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February 26, 2013

6 ways to tell if you're staying in a murder hotel

(Continued)

NEW YORK —

The room smells like corpses.

At some point in your life — probably while you were driving across Pennsylvania or something — you may have rented a room in a cheap motel, opened the door, sniffed the air, and yelled "Who died in here?" Often, the answer is "the previous occupant." Stories abound of corpses stashed under hotel beds, often for inexplicable lengths of time; in 2010 — and this is the most extreme case I could find — a Memphis woman named Sony Millbrook mouldered under the box springs of a bed at the Budget Lodge for six weeks before being found. If your room smells like death, don't just send down for some air freshener. Find a better place to stay.

The website is inept and hostile.

Most respectable hotels put a lot of time and effort into their websites, which is why you should be very suspicious of hotel websites that look like they were created with Microsoft FrontPage 97. Take New York's Hotel Carter, for example, a notoriously dirty Times Square hostelry known for its body count: a woman thrown out of a window, an infant beaten to death, a goth rocker stashed under a bed, a hotel clerk killed by another hotel clerk. Its website is inept, ungrammatical, and at times perplexingly belligerent. "We do not receive package/shipments for guests. We will refuse to receive package to those who order online and use our hotel address," the home page states, emphatically, in red italics. You know what else is red? Blood. A clear sign that this might be a murder hotel.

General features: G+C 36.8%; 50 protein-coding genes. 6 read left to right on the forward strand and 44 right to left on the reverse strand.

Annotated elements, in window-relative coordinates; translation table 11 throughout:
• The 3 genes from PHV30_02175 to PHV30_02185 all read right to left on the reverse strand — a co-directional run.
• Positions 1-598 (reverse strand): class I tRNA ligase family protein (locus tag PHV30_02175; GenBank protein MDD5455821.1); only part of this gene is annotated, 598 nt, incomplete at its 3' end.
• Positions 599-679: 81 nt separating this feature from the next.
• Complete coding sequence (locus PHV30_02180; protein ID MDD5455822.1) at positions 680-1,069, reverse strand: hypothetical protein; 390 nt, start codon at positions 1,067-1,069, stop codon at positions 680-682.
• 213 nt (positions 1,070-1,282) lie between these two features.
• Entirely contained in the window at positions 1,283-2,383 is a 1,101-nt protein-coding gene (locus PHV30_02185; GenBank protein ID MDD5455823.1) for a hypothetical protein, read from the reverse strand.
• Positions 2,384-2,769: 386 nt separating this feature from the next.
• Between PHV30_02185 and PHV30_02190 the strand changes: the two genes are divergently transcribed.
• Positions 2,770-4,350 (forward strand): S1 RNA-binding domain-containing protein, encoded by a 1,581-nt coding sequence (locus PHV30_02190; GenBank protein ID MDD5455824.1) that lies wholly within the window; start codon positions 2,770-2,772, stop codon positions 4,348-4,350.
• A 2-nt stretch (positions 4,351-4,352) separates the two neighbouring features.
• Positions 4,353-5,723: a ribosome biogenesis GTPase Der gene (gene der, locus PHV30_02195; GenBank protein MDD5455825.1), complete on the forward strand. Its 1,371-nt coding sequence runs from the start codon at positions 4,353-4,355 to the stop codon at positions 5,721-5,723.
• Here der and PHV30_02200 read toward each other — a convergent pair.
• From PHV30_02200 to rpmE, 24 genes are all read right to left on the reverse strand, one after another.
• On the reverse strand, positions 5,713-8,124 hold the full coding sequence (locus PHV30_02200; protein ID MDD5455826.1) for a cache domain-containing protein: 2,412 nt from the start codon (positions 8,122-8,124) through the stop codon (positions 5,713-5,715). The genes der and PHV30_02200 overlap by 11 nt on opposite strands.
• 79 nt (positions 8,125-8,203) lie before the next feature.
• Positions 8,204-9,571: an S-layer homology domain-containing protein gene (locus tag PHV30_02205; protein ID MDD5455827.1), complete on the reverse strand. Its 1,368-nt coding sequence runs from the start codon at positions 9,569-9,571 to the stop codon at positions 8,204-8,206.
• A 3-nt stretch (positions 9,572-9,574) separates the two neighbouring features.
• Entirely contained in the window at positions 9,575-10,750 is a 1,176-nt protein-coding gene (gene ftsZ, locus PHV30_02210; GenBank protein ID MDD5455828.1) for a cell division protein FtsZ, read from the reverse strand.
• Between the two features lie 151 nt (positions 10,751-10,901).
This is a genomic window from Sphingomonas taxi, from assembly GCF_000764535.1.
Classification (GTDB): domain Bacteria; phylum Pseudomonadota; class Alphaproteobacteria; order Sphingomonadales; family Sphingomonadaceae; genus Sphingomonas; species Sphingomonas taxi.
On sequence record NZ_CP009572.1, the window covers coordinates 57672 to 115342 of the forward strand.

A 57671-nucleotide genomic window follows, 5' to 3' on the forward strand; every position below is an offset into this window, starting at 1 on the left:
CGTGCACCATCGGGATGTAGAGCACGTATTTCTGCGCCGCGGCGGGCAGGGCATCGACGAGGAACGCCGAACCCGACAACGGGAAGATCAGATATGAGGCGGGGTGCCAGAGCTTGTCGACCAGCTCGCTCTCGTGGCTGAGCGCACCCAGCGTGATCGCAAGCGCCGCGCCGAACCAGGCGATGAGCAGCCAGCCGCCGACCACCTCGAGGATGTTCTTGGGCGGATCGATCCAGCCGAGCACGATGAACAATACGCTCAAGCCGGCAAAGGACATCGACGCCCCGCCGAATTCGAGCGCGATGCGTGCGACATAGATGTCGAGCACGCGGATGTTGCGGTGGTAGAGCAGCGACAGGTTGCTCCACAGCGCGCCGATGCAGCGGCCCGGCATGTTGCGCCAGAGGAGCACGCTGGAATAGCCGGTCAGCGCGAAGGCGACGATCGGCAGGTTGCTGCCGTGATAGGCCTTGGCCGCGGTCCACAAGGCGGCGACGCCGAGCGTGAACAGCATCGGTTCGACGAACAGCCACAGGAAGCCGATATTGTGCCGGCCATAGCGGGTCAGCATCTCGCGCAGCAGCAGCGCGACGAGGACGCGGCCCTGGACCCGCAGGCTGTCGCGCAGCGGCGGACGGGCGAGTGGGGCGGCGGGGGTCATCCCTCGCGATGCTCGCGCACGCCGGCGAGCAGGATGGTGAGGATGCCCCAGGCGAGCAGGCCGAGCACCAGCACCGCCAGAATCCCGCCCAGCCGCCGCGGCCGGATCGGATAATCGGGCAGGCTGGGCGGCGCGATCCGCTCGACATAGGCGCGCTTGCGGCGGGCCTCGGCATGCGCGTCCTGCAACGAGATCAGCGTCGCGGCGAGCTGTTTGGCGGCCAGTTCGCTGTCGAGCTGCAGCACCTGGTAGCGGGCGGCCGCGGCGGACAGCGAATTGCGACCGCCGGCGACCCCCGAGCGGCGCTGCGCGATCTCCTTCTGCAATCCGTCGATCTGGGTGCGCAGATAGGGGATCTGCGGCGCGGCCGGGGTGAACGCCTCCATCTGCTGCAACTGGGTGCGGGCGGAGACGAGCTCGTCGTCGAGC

The closet is actually a chute leading down to a secret murder chamber.

Not to take anything away from turn-of-the-century serial killer H.H. Holmes — whose terrible true story was told in Erik Larson's "The Devil in the White City" — but come on, victims. Do a walk-through before you put a deposit down on a room. If you see any unexplained trap doors, leave.

Peters writes Slate's crime blog. @slatecrime.

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Poll

Do you think "blue laws" related to Sunday alcohol sales in Oklahoma should be relaxed? Choose the option that most closely reflects your opinion.

Alcoholic drinks should be sold Sundays in restaurants and bars, and liquor stores should be open.
Alcoholic drinks should be sold Sundays in restaurants and bars only; liquor stores should stay closed.
Liquor stores should be open Sundays, but drinks should not be served anywhere on Sundays.
The law should remain as it is now; liquor stores should be closed, and drinks should be served on Sundays according to county option.
No alcohol should be sold or served publicly on Sundays.
Undecided.
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